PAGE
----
Commenting on the Education Select Committee’s report on primary assessment, Russell Hobby, general secretary of school leaders’ union NAHT says: “NAHT, along with other unions, has worked with the government on the current consultation to begin creating a primary assessment system that works. This report helpfully sets the agenda for the next stage of this debate.
“Last year’s SATs were a mess of chaos and confusion. Add into this the high stakes nature of the system for school leaders, and you get a toxic mix. We have consistently argued against schools being held to account for raw data alone, and this was something I raised with the Committee when giving evidence earlier in the year. The Committee’s call to scrap the publication of results from a single cohort, proposing instead a rolling three year average of Key Stage 2 results, is therefore very welcome. Data is useful, but it is important to recognise its limitations.
NAHT deputy general secretary Nick Brook, who was part of the NAHT convened independent Assessment Review Group said: “One of our five key priorities for this general election and beyond is to argue that any future government adopts fair methods to hold schools to account. Accountability should recognise that test and exam results are only part of the picture when judging a pupil’s success or a school’s effectiveness.
“The Select Committee highlights that the school accountability system can negatively impact upon children’s teaching and learning. Our own assessment review group recognised this and called for the scrapping of Key Stage 1 SATs, creating space within the primary system to allow for a broad and balanced curriculum to be taught.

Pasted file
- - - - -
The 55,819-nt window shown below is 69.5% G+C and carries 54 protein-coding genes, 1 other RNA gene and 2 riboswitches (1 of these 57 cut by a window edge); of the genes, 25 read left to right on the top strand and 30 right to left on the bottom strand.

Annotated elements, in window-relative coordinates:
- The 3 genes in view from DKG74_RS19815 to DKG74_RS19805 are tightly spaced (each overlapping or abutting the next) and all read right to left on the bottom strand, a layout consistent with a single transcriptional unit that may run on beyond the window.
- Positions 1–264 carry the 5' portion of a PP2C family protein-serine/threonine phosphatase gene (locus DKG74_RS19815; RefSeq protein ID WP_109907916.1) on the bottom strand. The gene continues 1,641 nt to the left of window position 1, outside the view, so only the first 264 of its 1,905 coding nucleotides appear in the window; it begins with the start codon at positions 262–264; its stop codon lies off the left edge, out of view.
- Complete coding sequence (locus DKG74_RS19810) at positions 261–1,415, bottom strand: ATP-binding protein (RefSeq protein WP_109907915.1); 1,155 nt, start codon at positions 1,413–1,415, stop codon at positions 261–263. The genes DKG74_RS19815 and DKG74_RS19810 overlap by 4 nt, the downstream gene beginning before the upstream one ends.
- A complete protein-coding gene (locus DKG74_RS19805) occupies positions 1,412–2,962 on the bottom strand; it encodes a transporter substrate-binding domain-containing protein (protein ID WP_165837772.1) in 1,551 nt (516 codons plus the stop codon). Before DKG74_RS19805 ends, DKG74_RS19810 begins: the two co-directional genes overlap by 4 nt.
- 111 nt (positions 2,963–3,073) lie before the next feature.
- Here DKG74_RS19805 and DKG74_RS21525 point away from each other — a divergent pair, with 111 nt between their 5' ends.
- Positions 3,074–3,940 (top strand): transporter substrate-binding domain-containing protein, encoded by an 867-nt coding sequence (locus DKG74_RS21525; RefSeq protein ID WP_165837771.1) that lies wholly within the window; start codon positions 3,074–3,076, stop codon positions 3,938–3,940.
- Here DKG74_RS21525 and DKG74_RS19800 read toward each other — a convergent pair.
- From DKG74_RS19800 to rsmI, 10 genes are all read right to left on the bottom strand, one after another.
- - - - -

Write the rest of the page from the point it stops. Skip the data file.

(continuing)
“The Committee makes an important contribution to the debate. The next government must listen.”
James Bowen, Director of middle leaders’ union NAHT Edge says: “middle leaders will be delighted that the Education Committee is forcefully arguing against the high stakes system in primary assessment. They know only too well the way in which an overbearing system can negatively impact on teaching.
“It is heartening to see the Committee highlight the particular problems with the new writing assessment system . In particular, school leaders have seen how the system penalises pupils with dyslexia and dyspraxia with an excessive focus on spelling and handwriting. For teachers, there is the heart-breaking moment when they have to tell a dyslexic pupil, who writes beautiful and engaging prose, that they are working below the expected standard because of spelling alone. This is not right, and we welcome the government’s acceptance that we need a move from secure fit to best fit.
“Given the election period, we expect a government response to be delayed. The report should be required reading for whichever party wins in June. We need the next government to remain focused on primary assessment. Current pupils deserve better than the present system.”
First published 30 April 2017